Starstruck

This Week’s Night Sky: Watch the Moon Meet Mars

Also this week, a meteor shower will start to sprinkle and Saturn will shine near the lunar disk.

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When you see Mars, wave hello to the Curiosity rover, which captured this self-portrait from the red planet's surface in January.


Maiden and the Moon. As darkness falls on July 11, watch the quarter moon glide into the zodiacal constellation of Virgo, the maiden, and pair up with its brightest star, Spica.

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The moon visits Spica, the brightest star in the constellation Virgo, on July 11.


The brilliant star will appear to be only five degrees south of the moon, about equal to the width of your middle three fingers held at arm’s length. Even from brightly lit suburbs, these two objects will make for an eye-catching sight.

Meteor Kickoff. July 12 marks the official beginning of the Southern Aquarid meteor shower. While the shower won’t be peaking until July 26 to 31, some shooting stars will start to be visible this week in the hours before dawn. And with the moon out of the way in the early mornings this week, the skies should be optimal for catching the shower as it begins to ramp up. The best suggested time to look up is between 2 and 4 a.m. local time.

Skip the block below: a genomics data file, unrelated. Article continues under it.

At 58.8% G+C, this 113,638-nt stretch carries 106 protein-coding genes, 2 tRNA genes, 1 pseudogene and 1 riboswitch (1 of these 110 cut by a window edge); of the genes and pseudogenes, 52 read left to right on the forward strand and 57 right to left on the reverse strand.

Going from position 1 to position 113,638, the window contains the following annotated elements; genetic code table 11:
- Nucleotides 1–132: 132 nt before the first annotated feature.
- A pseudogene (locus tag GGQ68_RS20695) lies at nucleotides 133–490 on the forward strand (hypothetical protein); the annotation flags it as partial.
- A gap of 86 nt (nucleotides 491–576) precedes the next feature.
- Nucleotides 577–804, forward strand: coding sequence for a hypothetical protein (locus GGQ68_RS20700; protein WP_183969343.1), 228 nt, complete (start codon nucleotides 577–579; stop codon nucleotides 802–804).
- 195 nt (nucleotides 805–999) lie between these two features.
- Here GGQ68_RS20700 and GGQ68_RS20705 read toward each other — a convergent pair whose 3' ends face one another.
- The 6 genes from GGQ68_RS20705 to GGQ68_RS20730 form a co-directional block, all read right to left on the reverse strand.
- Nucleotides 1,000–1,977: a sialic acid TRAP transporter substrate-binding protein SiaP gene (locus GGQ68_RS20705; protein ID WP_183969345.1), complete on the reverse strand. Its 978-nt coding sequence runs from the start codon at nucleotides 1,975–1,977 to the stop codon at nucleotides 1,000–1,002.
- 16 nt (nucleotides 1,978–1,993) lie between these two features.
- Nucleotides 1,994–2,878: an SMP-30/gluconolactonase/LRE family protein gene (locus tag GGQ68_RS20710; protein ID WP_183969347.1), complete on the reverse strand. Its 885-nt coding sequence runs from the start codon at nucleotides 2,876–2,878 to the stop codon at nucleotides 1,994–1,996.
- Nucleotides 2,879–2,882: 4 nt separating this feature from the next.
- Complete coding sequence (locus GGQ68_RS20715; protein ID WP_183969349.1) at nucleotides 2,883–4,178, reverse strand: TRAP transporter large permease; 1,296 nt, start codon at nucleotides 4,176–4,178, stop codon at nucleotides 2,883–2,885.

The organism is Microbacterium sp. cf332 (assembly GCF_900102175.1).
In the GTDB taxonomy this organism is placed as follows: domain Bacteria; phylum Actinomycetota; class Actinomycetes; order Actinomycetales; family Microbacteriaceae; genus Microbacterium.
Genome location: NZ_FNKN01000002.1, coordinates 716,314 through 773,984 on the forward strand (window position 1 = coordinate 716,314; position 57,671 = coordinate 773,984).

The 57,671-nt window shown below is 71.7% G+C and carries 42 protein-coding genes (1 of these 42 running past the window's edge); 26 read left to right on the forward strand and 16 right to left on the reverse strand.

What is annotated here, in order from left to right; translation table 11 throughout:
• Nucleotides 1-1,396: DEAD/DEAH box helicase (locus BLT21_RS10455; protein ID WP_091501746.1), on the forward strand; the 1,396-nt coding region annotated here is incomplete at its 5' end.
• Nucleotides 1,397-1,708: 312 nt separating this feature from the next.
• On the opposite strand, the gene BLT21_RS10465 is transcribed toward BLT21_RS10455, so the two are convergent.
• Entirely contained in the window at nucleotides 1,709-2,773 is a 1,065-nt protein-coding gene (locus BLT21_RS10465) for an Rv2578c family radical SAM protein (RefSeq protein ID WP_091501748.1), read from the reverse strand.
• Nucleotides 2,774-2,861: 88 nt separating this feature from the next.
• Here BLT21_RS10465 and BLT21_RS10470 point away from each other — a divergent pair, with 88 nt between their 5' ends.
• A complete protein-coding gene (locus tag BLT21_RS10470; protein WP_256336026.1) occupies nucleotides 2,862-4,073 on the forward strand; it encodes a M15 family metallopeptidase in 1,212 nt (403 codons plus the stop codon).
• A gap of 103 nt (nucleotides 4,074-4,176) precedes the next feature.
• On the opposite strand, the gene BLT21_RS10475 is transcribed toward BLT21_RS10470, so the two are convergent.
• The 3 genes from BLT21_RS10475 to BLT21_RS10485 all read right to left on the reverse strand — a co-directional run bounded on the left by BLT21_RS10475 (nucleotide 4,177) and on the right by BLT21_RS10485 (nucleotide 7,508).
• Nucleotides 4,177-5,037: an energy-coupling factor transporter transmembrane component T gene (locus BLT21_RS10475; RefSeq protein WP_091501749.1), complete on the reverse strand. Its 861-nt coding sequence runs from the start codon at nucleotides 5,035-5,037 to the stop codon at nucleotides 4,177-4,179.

Individual meteors from this shower can be traced back to their radiant, which is the namesake constellation Aquarius, the water bearer. You can find Aquarius riding high in the southeast skies after local midnight this week.

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On July 14, look for the moon above bright red Mars in the southern sky.


Moon and Mars. Early evening on July 14 will find the moon joining Mars and nearby Saturn in the southern sky. On this night, the moon will be hovering closest to the red planet, just to its upper left. Saturn will appear to the pair’s far left. Look carefully and you may notice that the moon, Mars, and Saturn form a rectangle formation with the bright orange star Antares, which will be just below the ringed planet.

With the moon’s average distance, its light only takes 1.2 seconds to reach our eyes on Earth. By contrast, light from Saturn takes 77 minutes to reach us, and the light from Antares takes a whopping 619 years to reach Earth, meaning we are seeing this star as it appeared in the year 1397!

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On the evening of July 15, observers can catch the moon hovering over the ringed planet Saturn and the red giant star Antares.


Moon and Saturn. By July 15, Saturn will get its chance to hang out with the waxing gibbous moon. This should be a stunning sight even with unaided eyes, as the cosmic duo will appear only three degrees apart, about equal to the width of your two middle fingers held at arm’s length.

Clear skies!

Andrew Fazekas, the Night Sky Guy, is the author of Star Trek: The Official Guide to Our Universe. Follow him on Twitter, Facebook, and his website.

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